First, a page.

What is Edge?

Recently, one of the ETSI staff folks pinged me an e-mail that said, “Someone asked me ‘What is Edge’ and I could not quite reply. Can you help?” Well, come on! The answer is simple. 

Edge is… and this is where I got stuck. Really, the answer depends… well… on who you ask and when or where you ask them. And this, really, is how some blog posts are born.

Let’s start with examples. Amazon seems to have a clear definition of what edge is – just look at Greengrass.

Microsoft more or less agrees with them, ergo Azure IoT Edge  or AzureStack.

So there we are – the definition of the edge. Take your favorite cloud provider, one with the foresight to “extend” their cloud to on-prem deployments either on IoT devices or otherwise and that’s the edge. Well, that is an edge, and, perhaps in the world of Enterprise IT computing it is the prevalent type of edge, but in Telco (i.e. in the world of MEC) it is not – it’s just an edge.

What’s missing… well, let’s see. A superbly smart colleague suggests this classification, which I like: Enterprise/Consumer Edge, Deep Edge, Far Edge. So the Enterprise/Consumer Edge includes IoT, SD-WAN locations like uCPE, and private Enterprise clouds (note that the Amazon and Azure platforms above are targeted to only two of these three). The Deep Edge includes CS/PON/MITSO. The Far Edge includes CO (can someone say CORD), VHO, SHO. And we are still missing actual user devices, IoT gateways, and I am sure a good half-dozen other potential PoPs.

Let’s give some more examples. A key component of SD-WAN is the customer premise equipment (CPE), which many operators are now moving to a so-called “universal” CPE (uCPE) – essentially a standard compute box which runs all the CPE functions as virtualized appliances. As some of them are finding out, having such a compute presence on their customer premises creates an opportunity to offer IaaS for the customer’s workloads; and, it turns out, there is a demand for just such a service.Take another example – a wireless carrier is virtualizing its RAN infrastructure and transitioning both the remote distributed units (DUs) and Centralized Units (CUs) to a software-based implementations running on a general-purpose compute architecture. The nature of these deployments is very different – the virtualized DUs are likely out in the field in cell-site hut or a fiber aggregation point. The virtualized CUs may exist in a former Central Office converted into a data center (can someone say “CORD”?). The type of infrastructure that is deployed at these sites is likely very different (and different from the uCPE) and, yet, both are clearly “edge” sites.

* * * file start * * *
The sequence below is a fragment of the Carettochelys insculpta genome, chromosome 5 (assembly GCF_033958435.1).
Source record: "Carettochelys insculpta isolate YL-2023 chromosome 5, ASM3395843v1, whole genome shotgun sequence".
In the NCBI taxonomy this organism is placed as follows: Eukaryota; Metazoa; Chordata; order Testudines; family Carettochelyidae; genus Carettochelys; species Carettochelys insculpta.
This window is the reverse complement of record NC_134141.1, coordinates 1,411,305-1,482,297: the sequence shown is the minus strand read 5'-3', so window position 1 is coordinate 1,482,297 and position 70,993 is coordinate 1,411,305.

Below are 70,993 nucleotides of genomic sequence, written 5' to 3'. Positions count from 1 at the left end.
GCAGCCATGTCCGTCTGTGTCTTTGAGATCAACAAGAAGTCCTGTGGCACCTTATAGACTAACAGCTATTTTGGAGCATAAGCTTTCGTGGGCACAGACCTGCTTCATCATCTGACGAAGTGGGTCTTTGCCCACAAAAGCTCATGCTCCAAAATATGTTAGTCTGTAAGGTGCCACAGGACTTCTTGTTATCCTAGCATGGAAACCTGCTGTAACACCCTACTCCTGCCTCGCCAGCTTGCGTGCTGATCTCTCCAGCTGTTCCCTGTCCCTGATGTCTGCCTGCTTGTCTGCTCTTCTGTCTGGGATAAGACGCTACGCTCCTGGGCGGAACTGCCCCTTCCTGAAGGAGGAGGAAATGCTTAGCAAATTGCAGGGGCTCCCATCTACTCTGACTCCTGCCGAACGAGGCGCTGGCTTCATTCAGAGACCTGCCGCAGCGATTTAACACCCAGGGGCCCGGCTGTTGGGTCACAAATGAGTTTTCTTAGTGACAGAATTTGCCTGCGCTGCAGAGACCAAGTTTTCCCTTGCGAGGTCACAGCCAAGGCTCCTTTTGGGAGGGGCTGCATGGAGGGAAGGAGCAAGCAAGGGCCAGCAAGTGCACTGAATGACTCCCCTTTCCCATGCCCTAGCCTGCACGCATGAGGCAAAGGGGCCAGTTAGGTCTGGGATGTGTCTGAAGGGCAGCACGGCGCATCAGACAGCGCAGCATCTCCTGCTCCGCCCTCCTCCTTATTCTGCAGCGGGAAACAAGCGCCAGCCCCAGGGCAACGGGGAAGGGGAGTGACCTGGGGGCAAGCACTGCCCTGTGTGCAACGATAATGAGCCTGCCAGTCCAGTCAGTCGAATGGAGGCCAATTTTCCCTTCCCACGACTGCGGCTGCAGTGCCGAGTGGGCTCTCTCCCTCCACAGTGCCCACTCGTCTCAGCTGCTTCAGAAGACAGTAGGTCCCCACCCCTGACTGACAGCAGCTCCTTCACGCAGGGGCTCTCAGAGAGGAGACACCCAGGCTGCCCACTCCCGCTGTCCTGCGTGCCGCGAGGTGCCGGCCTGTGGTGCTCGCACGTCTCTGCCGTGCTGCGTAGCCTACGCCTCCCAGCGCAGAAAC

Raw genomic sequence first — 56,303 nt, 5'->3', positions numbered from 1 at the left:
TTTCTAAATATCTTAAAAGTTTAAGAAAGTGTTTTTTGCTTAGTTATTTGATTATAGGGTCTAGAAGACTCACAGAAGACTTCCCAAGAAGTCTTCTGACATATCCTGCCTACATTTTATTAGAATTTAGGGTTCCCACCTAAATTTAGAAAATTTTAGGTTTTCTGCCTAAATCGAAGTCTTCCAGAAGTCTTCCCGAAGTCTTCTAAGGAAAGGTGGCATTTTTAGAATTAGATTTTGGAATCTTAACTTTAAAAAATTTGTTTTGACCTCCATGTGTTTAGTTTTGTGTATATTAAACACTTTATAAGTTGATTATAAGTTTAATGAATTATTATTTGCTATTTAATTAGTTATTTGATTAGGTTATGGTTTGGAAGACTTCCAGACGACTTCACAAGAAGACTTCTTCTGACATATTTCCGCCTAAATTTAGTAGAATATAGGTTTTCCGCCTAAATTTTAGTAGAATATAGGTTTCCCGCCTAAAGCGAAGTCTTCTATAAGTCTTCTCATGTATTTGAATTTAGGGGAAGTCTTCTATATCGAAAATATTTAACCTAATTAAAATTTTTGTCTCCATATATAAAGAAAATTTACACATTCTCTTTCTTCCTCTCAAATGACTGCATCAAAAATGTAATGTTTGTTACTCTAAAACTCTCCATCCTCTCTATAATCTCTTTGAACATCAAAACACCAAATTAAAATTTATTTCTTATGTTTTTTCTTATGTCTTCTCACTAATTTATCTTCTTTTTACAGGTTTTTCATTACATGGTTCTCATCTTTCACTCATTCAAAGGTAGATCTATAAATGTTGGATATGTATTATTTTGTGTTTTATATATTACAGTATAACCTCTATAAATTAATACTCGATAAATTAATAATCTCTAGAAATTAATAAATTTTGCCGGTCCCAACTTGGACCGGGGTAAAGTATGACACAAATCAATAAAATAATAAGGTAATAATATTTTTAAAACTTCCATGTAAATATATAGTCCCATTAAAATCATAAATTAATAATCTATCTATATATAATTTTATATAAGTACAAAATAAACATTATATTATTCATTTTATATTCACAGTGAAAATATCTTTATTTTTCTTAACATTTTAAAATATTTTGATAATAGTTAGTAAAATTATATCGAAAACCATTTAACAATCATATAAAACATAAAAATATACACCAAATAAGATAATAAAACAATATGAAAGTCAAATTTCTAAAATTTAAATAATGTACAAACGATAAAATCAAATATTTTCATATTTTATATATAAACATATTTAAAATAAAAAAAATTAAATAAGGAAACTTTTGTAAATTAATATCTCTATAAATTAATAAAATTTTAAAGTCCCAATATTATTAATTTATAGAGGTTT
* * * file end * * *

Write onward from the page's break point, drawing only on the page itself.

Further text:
This does beg the question – why are there so many options? After all, it does seem like Amazon and Microsoft are making do with just two. Both Amazon and Microsoft exist in the “over-the-top” world, in which there are only two entities: the cloud; and the customer’s premises.

The rest is just a pipe. But as we know, that “pipe” is actually a highly sophisticated global engineered system (perhaps the most sophisticated such system created by mankind) in which multiple highly sophisticated components are used to ensure that both the critical communication and a request for a youtube video receive the expected QoS. Moreover, it is a massively distributed infrastructure – perhaps the only distributed infrastructure of that scale in the world. Hence it is “edge-native” – perhaps as much as 90% of Telco systems is edge. As these components are virtualized and migrated to a generic compute platform, each becomes a cloud point-of-presence. And so, voila, we have so many options.

OK, fine…, but do we really need them? Depends on what you mean by “we.” If you mean any single telco operator, chances are the answer is no. Each operator is likely to pick a few Edge Cloud “locales,” – perhaps as few as one.

The choice is driven by the specifics of each operator:

  • what is the architecture of their network: RAN, access, etc;
  • what kind of population demographics are they serving;
  • what use cases do they need to enable; and
  • what are the business cases associated with these.

All of these can vary tremendously from one operator to another and so will their definition of “edge”. Moreover, they also change over time - hence the need for architectural malleability in each operator’s edge architecture.

However, if by “we” you mean “we the telco industry”, then my answer is yes – we need all of these various options. And we need to develop infrastructure, standards, management frameworks, etc., that can address all of these options in a simple, unified and highly scalable way.

And this, finally, brings me back full circle. What is “Edge?” The best that I can do is this: it’s anything that’s not a “data center cloud”. Think of any workload you have to support. Clearly, the most cost-effective location to do compute is as deep in your network as possible – this is your “data center cloud”. However, some of your workloads simply cannot be supported there (detailed reasons are subject of their own post, but they could be latency, cost of data transmission into the data center cloud, data retention policies, etc.).

So you find another location for them in your network, where their requirements are met. This location is an edge – i.e. it is any location in your network where compute and related infrastructure, platform, software, etc. services are offered that is closer to the user then your default data center cloud.

Migration made easy
Achieving the lowest latency for delay-sensitive t...